Tuli is an artist based in London. One of the key concerns to her practice is the relation between the outside and the inside. Whether it’s the psyche, one’s surroundings or space in general, she examines the boundaries between them and how one affects the other.
More recently thinking of it in terms of screens; prisms through which we perceive the (digital) world. When she read the beginning of Proust’s ‘In Search of Lost Time’, Tuli thought of shadows and forms as another variant to an inside/outside (in relation to the ‘Allegory of the Cave’). Her work explores the relationship between specific elements that constitute the art experience as a whole (following Juliane Rebentisch's writings) and the politics and hidden denominators that influence it. The object, space and location, as well as time, audience, and artist/collaborators are a few of those elements which come to form a work methodology that seeks to reflect upon the art practice itself.
Another key element vital to my practice is the question of authorship which is one of the reasons she strives to work with others at every stage of the way. I see my role as a facilitator of the art experience rather than its single author and intend to create art that captivates and creates an experience for both its constructors and viewers. To explore these relations critically, the work has three interlinked elements: sculptural (using readymades and materials inspired by the spaces she occupies, as well as wood and metalwork), performative (exploring how duration impacts the object in space - for her degree show, for example, Tuli collaborated with 30 dancers) and occasionally filmic (experimenting with editing to try and evoke in hindsight the essence of the direct experience of encountering the artwork or a meditative encounter with space).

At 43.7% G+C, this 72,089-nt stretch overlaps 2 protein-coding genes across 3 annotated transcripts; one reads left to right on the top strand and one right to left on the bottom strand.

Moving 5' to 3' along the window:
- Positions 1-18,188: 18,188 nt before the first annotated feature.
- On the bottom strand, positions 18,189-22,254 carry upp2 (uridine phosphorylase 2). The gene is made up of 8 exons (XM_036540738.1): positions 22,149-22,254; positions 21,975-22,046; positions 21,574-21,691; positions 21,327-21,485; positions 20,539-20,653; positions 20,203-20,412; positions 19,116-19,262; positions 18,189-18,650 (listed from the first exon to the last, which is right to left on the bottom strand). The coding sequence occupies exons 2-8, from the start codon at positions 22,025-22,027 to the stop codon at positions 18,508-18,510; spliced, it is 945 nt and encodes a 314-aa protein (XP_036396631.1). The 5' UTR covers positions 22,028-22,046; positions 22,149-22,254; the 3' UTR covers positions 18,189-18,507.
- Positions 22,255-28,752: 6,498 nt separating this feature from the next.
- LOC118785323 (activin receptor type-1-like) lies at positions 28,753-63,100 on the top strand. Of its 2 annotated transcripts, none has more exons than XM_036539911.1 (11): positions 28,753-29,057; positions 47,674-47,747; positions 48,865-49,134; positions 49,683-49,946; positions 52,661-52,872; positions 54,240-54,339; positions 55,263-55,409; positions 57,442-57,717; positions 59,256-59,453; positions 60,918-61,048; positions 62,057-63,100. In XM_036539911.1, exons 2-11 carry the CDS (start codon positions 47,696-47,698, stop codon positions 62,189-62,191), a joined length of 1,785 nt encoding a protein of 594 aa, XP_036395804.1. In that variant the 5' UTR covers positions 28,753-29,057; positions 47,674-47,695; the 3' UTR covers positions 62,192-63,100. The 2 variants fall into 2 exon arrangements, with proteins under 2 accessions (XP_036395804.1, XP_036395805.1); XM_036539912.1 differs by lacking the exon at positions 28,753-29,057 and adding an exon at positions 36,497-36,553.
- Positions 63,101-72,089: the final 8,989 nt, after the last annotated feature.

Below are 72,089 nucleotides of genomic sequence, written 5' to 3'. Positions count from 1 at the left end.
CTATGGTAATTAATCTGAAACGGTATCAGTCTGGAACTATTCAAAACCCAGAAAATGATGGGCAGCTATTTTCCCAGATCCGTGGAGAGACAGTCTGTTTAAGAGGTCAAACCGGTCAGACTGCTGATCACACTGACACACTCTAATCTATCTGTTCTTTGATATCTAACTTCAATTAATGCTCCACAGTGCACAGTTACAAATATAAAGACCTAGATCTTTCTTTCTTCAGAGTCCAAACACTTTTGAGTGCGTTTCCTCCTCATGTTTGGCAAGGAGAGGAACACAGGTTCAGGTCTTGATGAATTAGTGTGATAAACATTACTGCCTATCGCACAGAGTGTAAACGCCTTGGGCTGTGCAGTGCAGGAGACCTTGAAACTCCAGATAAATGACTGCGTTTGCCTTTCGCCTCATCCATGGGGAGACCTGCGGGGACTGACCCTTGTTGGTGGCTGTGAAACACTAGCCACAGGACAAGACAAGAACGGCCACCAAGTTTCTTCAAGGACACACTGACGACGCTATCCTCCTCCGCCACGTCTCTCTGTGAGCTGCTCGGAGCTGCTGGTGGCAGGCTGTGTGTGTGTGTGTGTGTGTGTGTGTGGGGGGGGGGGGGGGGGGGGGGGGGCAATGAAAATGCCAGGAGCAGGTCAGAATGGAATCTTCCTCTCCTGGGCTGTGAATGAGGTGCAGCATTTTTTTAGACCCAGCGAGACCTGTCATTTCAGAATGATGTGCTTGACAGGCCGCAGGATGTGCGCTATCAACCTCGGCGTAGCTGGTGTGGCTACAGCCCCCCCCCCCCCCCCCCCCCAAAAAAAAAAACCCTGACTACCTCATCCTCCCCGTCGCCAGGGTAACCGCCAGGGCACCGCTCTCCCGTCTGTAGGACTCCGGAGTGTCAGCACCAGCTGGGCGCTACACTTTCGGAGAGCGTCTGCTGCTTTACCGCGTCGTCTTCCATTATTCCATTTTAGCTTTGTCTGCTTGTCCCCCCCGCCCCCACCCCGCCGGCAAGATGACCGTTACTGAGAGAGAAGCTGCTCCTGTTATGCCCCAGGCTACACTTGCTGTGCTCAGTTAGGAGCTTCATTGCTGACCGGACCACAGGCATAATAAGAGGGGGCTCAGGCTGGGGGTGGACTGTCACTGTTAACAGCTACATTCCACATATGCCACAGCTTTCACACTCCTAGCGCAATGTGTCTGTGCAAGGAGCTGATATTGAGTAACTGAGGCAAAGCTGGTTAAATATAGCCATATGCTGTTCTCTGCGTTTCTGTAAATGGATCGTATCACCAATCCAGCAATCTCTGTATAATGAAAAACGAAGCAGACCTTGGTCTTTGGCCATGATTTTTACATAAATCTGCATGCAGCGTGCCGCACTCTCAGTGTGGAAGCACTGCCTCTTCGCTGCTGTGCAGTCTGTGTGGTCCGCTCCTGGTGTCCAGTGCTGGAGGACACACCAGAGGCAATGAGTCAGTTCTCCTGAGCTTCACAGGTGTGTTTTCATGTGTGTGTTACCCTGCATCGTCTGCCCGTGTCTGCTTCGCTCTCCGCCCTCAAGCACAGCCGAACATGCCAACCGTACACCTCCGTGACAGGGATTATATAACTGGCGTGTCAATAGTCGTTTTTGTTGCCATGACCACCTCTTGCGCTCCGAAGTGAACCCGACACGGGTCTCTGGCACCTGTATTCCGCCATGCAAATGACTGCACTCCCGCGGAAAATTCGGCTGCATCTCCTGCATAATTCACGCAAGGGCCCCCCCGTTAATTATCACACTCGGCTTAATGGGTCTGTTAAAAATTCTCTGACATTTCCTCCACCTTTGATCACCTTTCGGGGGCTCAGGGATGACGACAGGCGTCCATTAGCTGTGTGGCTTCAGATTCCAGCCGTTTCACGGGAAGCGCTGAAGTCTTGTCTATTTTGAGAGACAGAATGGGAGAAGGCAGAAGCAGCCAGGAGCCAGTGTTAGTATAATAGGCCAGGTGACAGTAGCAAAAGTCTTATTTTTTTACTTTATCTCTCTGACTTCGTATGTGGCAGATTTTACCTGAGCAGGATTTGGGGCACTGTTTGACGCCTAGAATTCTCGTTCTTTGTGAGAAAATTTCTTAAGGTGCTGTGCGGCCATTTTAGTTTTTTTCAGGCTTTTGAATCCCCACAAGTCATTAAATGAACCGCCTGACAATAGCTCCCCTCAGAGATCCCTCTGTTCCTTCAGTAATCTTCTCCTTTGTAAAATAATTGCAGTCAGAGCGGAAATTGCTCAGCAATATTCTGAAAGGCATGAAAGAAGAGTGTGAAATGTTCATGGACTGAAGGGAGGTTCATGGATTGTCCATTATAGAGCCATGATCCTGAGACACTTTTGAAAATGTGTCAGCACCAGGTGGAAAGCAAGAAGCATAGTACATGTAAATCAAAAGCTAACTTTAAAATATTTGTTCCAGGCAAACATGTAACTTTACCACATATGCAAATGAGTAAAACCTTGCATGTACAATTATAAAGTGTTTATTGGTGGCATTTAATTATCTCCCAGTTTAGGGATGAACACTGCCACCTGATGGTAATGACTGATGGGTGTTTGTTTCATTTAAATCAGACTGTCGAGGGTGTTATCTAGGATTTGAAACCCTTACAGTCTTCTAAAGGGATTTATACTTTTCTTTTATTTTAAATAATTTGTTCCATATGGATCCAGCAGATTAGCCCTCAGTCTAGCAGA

Japanese architecture and the way space is divided also suggest unity, which collates with my mentioned interests above. For example, Tadao Ando, who sees inner feeling and space as inseparable, creates work in tandem with the landscape. I’m interested in how architecture that is influenced by these ideas, in turn, influences inner spaces of the mind and whether this translates to a different way the body moves within the space than what I’m familiar with from Europe. I'm also interested in exploring beauty and healing traditional and contemporary practices as well as ideals in Japan, that too, similarly to the architectural approach seem to be about exposing and caring for the skin rather than focussing on ways of covering and concealing it (e.g. via makeup) which seems more dominant in the west, and how this links to an idea of transparency=beauty=efficiency also present in the architecture. I’ll also explore how these past and future practices collocate with technology- the mechanising of the body and the way it affects our movements hand in hand with the humanisation of technologies.
|Date||2018.06.22 - 2018.07.31|